After Bad-Mouthing U.N., Trump Seeks World Help Against N. Korea
This weekend United States bombers and fighter jets took part in a new show of force against North Korea. Military video released overnight shows warplanes dropping live bombs during the joint missions involving American, Japanese, and South Korean forces. The practice attacks followed Friday's missile test by North Korea.
Pyongyang's nuclear program is a major focus right now at the United Nations, where President Donald Trump starts a weeklong series of meetings this morning.
He will speak to the General Assembly for the first time tomorrow.
Mr. Trump campaigned on the slogan "America first." In March 2016 he spoke against the U.N., saying, "The United Nations is not a friend of democracy. It's not a friend to freedom."
As president he has frequently made clear he's willing to go at it alone if other nations won't follow America's lead.
But now, as CBS News correspondent Chip Reid reports, with numerous crises brewing around the world, Mr. Trump will be looking to other world leaders for help.
Ambassador Nikki Haley said military options for North Korea are on the table, and the United States will be forceful in its response. "We have pretty much exhausted all the things that we could do at the Security Council at this point," she told CNN's "State of the Union." "If the United States has to defend itself or defend its allies in any way, North Korea will be destroyed."
But on "Face the Nation" yesterday, Secretary of State Rex Tillerson said diplomacy was still the administration's preferred option. "To be clear, we seek a peaceful solution to this," he said.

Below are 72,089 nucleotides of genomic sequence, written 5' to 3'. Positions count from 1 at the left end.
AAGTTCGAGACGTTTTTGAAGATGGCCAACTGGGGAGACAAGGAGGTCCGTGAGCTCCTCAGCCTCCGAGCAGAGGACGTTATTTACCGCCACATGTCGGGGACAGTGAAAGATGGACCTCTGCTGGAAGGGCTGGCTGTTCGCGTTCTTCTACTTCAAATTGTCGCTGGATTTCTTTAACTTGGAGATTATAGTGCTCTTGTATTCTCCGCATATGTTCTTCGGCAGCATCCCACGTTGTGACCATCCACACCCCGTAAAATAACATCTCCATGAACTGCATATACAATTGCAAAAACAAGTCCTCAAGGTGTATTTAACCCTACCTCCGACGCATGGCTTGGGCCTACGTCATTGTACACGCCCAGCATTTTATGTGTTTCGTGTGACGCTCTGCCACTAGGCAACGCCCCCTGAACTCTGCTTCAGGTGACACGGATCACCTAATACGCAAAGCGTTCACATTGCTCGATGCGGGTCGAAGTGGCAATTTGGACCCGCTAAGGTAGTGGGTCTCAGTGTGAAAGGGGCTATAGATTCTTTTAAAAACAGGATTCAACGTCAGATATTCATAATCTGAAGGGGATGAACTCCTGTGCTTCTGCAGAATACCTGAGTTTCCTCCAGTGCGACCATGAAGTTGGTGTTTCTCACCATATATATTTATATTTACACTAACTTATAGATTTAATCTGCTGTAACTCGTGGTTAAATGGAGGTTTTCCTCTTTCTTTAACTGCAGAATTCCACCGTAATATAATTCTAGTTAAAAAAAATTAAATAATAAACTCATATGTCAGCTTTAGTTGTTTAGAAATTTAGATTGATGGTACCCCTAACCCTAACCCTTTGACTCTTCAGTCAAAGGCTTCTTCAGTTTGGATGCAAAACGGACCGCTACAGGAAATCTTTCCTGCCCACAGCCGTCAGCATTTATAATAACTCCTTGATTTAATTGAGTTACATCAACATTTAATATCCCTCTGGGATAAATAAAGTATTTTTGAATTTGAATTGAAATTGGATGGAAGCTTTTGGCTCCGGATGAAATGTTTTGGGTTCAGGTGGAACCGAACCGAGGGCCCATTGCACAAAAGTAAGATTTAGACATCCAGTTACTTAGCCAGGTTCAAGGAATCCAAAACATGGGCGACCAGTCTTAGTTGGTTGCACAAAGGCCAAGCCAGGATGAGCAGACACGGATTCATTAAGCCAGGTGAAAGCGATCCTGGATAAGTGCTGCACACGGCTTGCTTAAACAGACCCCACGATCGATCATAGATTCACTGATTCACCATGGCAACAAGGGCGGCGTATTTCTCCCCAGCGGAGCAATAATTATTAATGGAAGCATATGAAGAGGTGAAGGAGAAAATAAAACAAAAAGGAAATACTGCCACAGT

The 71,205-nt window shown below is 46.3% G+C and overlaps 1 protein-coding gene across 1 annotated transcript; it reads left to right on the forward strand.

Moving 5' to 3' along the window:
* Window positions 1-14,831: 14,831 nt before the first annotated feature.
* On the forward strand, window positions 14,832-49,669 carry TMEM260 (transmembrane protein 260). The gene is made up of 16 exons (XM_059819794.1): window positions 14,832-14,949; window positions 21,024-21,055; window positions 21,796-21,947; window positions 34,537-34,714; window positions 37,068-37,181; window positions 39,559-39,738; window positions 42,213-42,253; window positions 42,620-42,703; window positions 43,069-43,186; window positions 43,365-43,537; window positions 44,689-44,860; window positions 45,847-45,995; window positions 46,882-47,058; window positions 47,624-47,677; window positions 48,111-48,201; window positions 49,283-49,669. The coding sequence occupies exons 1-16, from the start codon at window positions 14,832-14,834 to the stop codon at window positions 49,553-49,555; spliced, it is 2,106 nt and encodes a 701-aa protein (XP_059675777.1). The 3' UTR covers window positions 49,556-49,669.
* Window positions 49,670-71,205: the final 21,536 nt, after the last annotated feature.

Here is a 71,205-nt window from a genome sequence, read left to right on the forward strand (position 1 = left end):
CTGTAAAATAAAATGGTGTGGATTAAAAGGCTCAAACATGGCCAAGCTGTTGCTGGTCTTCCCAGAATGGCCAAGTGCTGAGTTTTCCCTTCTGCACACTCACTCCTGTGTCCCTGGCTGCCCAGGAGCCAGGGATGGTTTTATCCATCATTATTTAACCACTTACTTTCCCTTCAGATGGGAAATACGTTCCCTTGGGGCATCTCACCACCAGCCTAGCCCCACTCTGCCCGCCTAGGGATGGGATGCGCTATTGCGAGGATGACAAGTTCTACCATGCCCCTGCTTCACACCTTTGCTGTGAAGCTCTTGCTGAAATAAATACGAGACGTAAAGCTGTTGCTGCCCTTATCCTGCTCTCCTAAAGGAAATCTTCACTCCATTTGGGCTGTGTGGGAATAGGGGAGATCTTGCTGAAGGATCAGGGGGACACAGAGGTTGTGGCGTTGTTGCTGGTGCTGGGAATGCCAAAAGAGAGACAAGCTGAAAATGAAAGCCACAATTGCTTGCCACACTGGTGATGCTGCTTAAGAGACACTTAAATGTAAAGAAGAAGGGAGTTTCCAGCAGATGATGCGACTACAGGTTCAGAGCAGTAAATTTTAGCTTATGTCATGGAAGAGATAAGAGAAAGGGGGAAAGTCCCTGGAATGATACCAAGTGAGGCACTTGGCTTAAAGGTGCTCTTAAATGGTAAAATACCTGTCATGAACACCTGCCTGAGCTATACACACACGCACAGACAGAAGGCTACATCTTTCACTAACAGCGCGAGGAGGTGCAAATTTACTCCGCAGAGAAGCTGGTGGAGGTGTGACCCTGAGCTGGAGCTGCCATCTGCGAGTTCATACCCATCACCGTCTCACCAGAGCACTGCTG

Crippling economic sanctions haven't slowed down North Korea's missile tests, and the president needs continued support from the U.N. to enforce a package that cuts off 90 percent of North Korea's trade exports.
That will require Mr. Trump to persuade a group he's ridiculed as inefficient and elitist … "a club for people to get together, talk and have a good time," he tweeted in December.
But ahead of the president's speech Tuesday, Ambassador Haley claimed Mr. Trump's critical tone has already brought change.
"We can say it's a new day at the U.N.," she said. "You've got a United Nations that's action-oriented. We've passed two resolutions on North Korea just in the last month. And you also have a United Nations that is totally moving towards reform."
The president will have a chance to personally deliver his message during a meeting today with 120 other world leaders.
National security adviser H.R. McMaster told ABC News' "This Week" that the "is going to say the United Nations can't be effective unless it reforms its bureaucracy and unless it achieves a higher degree of accountability for member states."
On Sunday, the president tweeted that he spoke with the leader of South Korea about the North's threat, calling Kim Jong Un "Rocket Man." But North Korea isn't the only thorny policy issue facing Mr. Trump this week. His dismissive attitude toward cooperation agreements like the Iran nuclear deal and the Paris climate accords have been worrying America's allies for months.
Regarding the Paris agreement, U.S. officials at a climate change conference in Montreal this weekend reportedly opened the door to staying in the deal. That was immediately knocked down as false by several White House officials. But then, Secretary of State Rex Tillerson told John Dickerson on "Face the Nation" that the administration would remain in the accord "under the right conditions."